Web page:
Staff Editorial: State bill not a D.R.E.A.M. for immigrants

A bill has been brought before the New York State Senate and Assembly that, if passed, would grant certain illegal immigrants benefits like health insurance and tuition assistance if several conditions, including state residency prior to age 16 and the receipt of a high school diploma equivalent, are met.

The state bill comes after the failure of a very similar D.R.E.A.M. Act in the U.S. Senate that engendered considerable debate over the issue of illegal immigrants in the U.S.

The Lamron strongly opposes the D.R.E.A.M. Act for New York State, not because it is inherently unjust but because it would serve to perpetuate an inherently unjust and moribund system of legal immigration.

Illegal immigration is a significant problem facing the United States. The problem has been prolonged by the difficulties involved in receiving legal documentation and applying for citizenship, and because of this many aliens remain illegal during their entire tenure in the U.S. The children of some of these illegal aliens, meanwhile, become citizens automatically under the purview of jus soli, which confers citizenship on all children born on U.S. soil. When illegal aliens are discovered, it is not unusual for parents to face deportment while their legal children are allowed to remain or, sometimes, be taken into state custody. This situation breaks a family and burdens the state.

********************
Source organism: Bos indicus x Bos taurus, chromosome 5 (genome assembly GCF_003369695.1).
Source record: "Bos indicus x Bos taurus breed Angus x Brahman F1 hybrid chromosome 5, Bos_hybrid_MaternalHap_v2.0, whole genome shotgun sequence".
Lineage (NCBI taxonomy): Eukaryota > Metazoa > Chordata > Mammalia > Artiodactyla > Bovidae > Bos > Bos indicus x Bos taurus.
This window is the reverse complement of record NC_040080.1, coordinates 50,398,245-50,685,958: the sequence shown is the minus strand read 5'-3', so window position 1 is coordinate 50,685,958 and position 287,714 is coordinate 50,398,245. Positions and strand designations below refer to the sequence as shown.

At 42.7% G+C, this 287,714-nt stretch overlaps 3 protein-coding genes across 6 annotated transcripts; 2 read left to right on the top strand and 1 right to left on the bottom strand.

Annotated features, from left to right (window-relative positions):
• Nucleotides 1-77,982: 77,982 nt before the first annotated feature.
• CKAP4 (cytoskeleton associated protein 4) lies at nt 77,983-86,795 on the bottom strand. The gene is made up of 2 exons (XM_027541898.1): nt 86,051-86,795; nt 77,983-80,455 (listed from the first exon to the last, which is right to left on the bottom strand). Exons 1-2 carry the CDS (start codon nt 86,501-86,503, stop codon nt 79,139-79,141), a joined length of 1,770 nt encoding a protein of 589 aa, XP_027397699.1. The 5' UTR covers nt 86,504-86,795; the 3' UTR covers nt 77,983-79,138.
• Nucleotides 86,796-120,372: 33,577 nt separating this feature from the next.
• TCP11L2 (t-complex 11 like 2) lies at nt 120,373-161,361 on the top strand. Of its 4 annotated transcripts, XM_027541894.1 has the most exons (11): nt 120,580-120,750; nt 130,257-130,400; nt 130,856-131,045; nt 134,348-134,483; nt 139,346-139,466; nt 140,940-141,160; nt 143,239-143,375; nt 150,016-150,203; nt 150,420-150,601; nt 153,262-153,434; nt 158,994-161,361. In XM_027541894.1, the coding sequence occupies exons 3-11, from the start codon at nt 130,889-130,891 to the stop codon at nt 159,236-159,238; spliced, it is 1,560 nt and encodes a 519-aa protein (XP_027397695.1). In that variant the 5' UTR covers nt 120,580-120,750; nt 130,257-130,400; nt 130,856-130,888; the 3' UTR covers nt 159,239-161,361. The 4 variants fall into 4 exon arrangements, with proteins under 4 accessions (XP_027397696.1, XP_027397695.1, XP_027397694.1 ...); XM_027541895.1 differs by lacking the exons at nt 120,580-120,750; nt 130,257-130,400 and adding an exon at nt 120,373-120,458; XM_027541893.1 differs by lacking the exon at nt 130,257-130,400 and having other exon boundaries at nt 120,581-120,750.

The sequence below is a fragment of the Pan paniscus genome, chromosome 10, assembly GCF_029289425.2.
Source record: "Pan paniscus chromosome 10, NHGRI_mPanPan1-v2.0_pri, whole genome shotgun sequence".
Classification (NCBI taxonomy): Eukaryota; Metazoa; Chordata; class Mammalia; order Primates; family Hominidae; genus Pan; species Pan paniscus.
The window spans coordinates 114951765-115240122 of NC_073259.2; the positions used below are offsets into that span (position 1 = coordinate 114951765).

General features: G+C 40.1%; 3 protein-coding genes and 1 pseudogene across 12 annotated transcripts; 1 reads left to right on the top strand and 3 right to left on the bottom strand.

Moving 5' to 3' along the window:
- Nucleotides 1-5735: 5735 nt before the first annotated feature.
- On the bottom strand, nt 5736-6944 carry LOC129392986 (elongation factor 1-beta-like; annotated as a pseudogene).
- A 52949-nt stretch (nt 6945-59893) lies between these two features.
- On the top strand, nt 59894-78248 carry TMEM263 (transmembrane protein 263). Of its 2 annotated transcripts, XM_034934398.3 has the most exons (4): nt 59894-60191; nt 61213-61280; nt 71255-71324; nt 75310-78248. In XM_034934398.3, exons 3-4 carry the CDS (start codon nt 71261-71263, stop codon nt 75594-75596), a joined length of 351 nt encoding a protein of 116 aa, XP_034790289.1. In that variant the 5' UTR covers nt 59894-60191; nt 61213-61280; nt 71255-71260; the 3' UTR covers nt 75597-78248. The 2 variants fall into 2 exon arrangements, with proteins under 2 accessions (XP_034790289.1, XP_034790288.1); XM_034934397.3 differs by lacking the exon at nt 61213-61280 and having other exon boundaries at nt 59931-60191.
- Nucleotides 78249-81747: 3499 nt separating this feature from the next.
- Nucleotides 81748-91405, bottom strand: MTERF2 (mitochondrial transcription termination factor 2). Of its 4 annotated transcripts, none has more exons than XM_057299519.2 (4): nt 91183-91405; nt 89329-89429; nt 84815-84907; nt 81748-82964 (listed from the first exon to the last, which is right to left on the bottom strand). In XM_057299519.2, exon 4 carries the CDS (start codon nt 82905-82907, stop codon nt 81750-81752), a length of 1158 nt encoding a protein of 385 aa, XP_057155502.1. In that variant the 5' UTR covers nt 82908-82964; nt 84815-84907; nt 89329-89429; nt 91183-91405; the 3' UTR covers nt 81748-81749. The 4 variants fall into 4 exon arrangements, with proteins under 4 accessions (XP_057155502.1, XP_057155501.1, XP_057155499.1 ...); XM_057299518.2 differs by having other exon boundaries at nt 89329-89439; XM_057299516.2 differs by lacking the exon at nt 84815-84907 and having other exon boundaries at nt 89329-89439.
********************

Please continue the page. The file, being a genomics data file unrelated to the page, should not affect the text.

Further problems stem from current stereotypes of immigrants that pervade the American popular conscious: violent gangsters, lazy welfare abusers and near-slave hired help are all common conceptions of the illegal immigrant. In reality, the majority of aliens come to America seeking to work and work hard because they face dire economic circumstances in their home countries. The D.R.E.A.M. Act, which would confer vast benefits upon illegal immigrants but stop short of citizenship, could stand to reinforce said stereotypes in the mind of an already jaded public.

Not insignificantly, national security must also be considered. Documents are not difficult to fake for those with resources, and it is difficult to ascertain whether a candidate meets residency requirements. It's reasonable to consider that gangs like MS 13 or even terrorist cells could exploit the relatively lax provisions of the Act in order to strengthen their own violent interests.

While the spirit of the D.R.E.A.M. Act is certainly noble, the flaws inherent to the current system of obtaining citizenship compounded by the brief and forgiving provisions of the bill itself make its passage in New York an unsupportable decision.